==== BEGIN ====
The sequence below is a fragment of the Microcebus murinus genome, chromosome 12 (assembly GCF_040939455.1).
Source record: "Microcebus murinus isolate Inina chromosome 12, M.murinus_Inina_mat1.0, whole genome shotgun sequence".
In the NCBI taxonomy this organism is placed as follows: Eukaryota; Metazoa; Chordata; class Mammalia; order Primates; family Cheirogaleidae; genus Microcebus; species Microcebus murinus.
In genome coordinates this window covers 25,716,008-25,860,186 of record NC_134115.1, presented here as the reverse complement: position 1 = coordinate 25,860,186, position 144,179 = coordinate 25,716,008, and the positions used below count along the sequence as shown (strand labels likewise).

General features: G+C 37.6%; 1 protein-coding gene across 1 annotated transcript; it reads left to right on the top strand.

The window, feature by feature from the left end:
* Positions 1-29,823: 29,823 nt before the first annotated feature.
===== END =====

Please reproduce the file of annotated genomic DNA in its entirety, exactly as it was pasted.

The sequence below is a fragment of the Microcebus murinus genome, chromosome 12 (assembly GCF_040939455.1).
Source record: "Microcebus murinus isolate Inina chromosome 12, M.murinus_Inina_mat1.0, whole genome shotgun sequence".
In the NCBI taxonomy this organism is placed as follows: Eukaryota; Metazoa; Chordata; class Mammalia; order Primates; family Cheirogaleidae; genus Microcebus; species Microcebus murinus.
In genome coordinates this window covers 25,716,008-25,860,186 of record NC_134115.1, presented here as the reverse complement: position 1 = coordinate 25,860,186, position 144,179 = coordinate 25,716,008, and the positions used below count along the sequence as shown (strand labels likewise).

General features: G+C 37.6%; 1 protein-coding gene across 1 annotated transcript; it reads left to right on the top strand.

The window, feature by feature from the left end:
* Positions 1-29,823: 29,823 nt before the first annotated feature.